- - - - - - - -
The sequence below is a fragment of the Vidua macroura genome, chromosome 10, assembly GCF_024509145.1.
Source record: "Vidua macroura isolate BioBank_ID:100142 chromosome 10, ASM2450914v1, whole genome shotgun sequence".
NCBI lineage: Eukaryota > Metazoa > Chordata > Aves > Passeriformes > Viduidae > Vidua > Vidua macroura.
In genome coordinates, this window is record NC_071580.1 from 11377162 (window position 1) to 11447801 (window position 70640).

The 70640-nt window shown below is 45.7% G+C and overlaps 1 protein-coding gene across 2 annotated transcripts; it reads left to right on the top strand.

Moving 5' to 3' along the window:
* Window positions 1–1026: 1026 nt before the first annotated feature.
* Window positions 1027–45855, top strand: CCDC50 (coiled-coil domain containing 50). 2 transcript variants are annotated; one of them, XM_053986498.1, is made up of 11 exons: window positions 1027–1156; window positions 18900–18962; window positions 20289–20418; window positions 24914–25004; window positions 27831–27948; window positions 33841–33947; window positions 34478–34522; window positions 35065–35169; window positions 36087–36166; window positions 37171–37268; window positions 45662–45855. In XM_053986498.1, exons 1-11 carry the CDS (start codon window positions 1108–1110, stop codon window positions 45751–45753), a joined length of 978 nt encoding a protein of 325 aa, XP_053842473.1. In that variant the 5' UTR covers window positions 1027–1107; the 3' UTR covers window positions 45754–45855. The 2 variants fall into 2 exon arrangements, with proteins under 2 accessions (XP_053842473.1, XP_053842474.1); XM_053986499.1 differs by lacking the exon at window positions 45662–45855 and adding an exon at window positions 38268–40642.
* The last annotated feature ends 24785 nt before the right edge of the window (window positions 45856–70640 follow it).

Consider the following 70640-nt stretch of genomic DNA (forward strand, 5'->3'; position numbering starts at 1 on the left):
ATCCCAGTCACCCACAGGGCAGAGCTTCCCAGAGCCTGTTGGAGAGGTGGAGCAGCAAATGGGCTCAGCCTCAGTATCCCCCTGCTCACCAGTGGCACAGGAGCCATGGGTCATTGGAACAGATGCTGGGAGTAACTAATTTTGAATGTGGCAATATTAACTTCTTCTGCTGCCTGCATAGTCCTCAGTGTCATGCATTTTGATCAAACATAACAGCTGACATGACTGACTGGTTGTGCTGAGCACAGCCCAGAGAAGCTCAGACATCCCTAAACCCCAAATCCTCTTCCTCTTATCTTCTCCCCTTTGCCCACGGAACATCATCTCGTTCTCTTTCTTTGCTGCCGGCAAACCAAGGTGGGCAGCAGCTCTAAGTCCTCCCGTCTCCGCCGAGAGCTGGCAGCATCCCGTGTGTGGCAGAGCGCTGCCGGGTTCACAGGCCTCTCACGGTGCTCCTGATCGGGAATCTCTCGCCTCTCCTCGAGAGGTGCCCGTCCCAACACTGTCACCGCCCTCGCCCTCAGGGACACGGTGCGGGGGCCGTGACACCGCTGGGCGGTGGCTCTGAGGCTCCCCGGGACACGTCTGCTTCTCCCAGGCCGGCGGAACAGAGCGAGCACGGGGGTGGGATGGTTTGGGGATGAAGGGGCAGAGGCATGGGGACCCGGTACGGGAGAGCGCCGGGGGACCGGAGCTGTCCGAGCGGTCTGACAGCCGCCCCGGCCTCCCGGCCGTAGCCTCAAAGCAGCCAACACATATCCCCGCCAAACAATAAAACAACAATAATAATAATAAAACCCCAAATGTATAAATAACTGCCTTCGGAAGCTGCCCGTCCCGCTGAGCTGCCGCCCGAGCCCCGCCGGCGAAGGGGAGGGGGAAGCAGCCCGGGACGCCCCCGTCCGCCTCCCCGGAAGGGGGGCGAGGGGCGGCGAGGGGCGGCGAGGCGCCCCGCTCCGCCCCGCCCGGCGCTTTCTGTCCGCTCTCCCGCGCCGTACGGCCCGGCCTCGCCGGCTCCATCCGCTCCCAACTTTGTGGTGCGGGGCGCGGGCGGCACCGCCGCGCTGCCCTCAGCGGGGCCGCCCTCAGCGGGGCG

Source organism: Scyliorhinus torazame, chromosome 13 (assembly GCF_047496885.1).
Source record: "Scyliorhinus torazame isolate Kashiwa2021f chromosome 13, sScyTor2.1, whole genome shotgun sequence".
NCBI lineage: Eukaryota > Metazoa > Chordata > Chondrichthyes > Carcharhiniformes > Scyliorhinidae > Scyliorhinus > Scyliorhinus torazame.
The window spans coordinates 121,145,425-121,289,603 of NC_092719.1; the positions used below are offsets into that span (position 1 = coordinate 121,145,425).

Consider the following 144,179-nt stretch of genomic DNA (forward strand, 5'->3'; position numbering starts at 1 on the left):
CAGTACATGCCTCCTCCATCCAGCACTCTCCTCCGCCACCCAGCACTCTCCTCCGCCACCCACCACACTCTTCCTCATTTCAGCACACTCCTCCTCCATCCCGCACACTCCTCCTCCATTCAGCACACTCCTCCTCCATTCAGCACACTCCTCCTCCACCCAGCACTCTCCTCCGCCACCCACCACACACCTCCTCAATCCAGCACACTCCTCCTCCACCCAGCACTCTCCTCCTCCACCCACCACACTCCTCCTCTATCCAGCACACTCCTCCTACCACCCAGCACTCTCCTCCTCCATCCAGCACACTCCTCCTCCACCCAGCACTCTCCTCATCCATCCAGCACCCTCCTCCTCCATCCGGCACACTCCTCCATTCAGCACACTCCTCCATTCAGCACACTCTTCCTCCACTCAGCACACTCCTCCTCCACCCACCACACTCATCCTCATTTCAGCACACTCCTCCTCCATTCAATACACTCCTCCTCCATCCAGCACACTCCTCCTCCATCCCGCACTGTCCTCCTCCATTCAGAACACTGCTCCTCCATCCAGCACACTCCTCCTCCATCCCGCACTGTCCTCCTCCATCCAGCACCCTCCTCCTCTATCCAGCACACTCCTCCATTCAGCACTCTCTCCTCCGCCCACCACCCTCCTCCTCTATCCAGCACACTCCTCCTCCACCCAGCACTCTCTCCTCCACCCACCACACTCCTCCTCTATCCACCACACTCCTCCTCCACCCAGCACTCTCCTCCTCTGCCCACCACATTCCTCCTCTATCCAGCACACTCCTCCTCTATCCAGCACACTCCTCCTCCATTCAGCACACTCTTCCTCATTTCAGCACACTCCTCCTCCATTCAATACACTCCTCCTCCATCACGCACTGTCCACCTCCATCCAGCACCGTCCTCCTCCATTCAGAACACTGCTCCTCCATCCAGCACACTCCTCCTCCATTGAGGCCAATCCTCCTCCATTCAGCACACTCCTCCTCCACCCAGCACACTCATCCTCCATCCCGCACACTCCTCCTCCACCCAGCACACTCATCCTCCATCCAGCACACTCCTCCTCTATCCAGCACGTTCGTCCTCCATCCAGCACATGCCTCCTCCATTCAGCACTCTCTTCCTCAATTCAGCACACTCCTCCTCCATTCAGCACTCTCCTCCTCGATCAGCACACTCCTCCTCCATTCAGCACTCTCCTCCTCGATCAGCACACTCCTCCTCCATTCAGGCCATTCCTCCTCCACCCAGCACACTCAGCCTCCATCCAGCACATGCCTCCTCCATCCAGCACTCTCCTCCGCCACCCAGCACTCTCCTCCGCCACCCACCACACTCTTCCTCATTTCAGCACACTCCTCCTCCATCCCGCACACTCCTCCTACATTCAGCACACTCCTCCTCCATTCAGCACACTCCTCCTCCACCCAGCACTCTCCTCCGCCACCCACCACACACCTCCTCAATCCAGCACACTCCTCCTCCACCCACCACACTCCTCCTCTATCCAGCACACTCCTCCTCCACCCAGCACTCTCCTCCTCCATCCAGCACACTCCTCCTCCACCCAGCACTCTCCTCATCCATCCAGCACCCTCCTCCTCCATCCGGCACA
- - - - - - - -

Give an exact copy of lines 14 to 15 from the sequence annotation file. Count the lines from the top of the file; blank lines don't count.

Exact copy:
NCBI lineage: Eukaryota > Metazoa > Chordata > Chondrichthyes > Carcharhiniformes > Scyliorhinidae > Scyliorhinus > Scyliorhinus torazame.
The window spans coordinates 121,145,425-121,289,603 of NC_092719.1; the positions used below are offsets into that span (position 1 = coordinate 121,145,425).